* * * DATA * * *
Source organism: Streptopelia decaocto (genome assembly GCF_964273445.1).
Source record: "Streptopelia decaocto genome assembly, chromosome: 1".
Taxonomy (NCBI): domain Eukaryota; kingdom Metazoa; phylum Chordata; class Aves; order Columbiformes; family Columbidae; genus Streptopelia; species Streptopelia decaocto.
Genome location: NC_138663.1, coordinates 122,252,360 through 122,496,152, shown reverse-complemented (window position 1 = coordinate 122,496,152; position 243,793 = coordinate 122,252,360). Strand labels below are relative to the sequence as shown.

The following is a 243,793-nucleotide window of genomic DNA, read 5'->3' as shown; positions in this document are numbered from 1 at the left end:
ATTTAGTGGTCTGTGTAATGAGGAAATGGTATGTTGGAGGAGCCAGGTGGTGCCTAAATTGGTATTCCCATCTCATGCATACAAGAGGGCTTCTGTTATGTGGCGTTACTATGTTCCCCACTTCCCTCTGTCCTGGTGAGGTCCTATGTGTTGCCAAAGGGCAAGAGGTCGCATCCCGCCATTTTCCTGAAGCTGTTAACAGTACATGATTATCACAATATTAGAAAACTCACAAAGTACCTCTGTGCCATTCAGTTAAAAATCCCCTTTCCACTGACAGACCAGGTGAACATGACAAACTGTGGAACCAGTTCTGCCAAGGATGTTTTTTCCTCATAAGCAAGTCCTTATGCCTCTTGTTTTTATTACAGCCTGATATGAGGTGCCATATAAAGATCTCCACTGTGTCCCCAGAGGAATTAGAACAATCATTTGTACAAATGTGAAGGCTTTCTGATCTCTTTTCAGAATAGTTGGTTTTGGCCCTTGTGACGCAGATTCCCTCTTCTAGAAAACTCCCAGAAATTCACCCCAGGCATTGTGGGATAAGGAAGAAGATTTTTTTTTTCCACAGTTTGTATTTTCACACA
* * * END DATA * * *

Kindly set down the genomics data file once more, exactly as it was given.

Source organism: Streptopelia decaocto (genome assembly GCF_964273445.1).
Source record: "Streptopelia decaocto genome assembly, chromosome: 1".
Taxonomy (NCBI): domain Eukaryota; kingdom Metazoa; phylum Chordata; class Aves; order Columbiformes; family Columbidae; genus Streptopelia; species Streptopelia decaocto.
Genome location: NC_138663.1, coordinates 122,252,360 through 122,496,152, shown reverse-complemented (window position 1 = coordinate 122,496,152; position 243,793 = coordinate 122,252,360). Strand labels below are relative to the sequence as shown.

The following is a 243,793-nucleotide window of genomic DNA, read 5'->3' as shown; positions in this document are numbered from 1 at the left end:
ATTTAGTGGTCTGTGTAATGAGGAAATGGTATGTTGGAGGAGCCAGGTGGTGCCTAAATTGGTATTCCCATCTCATGCATACAAGAGGGCTTCTGTTATGTGGCGTTACTATGTTCCCCACTTCCCTCTGTCCTGGTGAGGTCCTATGTGTTGCCAAAGGGCAAGAGGTCGCATCCCGCCATTTTCCTGAAGCTGTTAACAGTACATGATTATCACAATATTAGAAAACTCACAAAGTACCTCTGTGCCATTCAGTTAAAAATCCCCTTTCCACTGACAGACCAGGTGAACATGACAAACTGTGGAACCAGTTCTGCCAAGGATGTTTTTTCCTCATAAGCAAGTCCTTATGCCTCTTGTTTTTATTACAGCCTGATATGAGGTGCCATATAAAGATCTCCACTGTGTCCCCAGAGGAATTAGAACAATCATTTGTACAAATGTGAAGGCTTTCTGATCTCTTTTCAGAATAGTTGGTTTTGGCCCTTGTGACGCAGATTCCCTCTTCTAGAAAACTCCCAGAAATTCACCCCAGGCATTGTGGGATAAGGAAGAAGATTTTTTTTTTCCACAGTTTGTATTTTCACACA